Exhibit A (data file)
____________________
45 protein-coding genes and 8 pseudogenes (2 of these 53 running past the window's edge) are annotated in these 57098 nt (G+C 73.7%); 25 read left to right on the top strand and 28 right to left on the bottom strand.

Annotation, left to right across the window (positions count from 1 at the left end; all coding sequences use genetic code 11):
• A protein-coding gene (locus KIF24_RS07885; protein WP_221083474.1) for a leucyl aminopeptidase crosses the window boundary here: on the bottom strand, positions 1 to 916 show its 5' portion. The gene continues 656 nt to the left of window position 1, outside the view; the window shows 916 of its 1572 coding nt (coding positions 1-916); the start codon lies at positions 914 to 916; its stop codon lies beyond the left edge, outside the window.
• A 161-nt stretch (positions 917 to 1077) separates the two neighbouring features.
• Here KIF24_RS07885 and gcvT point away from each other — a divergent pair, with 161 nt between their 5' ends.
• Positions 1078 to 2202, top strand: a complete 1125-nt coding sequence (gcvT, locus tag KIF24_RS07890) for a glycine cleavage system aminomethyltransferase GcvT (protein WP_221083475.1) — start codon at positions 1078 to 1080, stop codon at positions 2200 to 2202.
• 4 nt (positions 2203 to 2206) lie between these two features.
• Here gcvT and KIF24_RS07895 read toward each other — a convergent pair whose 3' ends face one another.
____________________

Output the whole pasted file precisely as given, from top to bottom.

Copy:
45 protein-coding genes and 8 pseudogenes (2 of these 53 running past the window's edge) are annotated in these 57098 nt (G+C 73.7%); 25 read left to right on the top strand and 28 right to left on the bottom strand.

Annotation, left to right across the window (positions count from 1 at the left end; all coding sequences use genetic code 11):
• A protein-coding gene (locus KIF24_RS07885; protein WP_221083474.1) for a leucyl aminopeptidase crosses the window boundary here: on the bottom strand, positions 1 to 916 show its 5' portion. The gene continues 656 nt to the left of window position 1, outside the view; the window shows 916 of its 1572 coding nt (coding positions 1-916); the start codon lies at positions 914 to 916; its stop codon lies beyond the left edge, outside the window.
• A 161-nt stretch (positions 917 to 1077) separates the two neighbouring features.
• Here KIF24_RS07885 and gcvT point away from each other — a divergent pair, with 161 nt between their 5' ends.
• Positions 1078 to 2202, top strand: a complete 1125-nt coding sequence (gcvT, locus tag KIF24_RS07890) for a glycine cleavage system aminomethyltransferase GcvT (protein WP_221083475.1) — start codon at positions 1078 to 1080, stop codon at positions 2200 to 2202.
• 4 nt (positions 2203 to 2206) lie between these two features.
• Here gcvT and KIF24_RS07895 read toward each other — a convergent pair whose 3' ends face one another.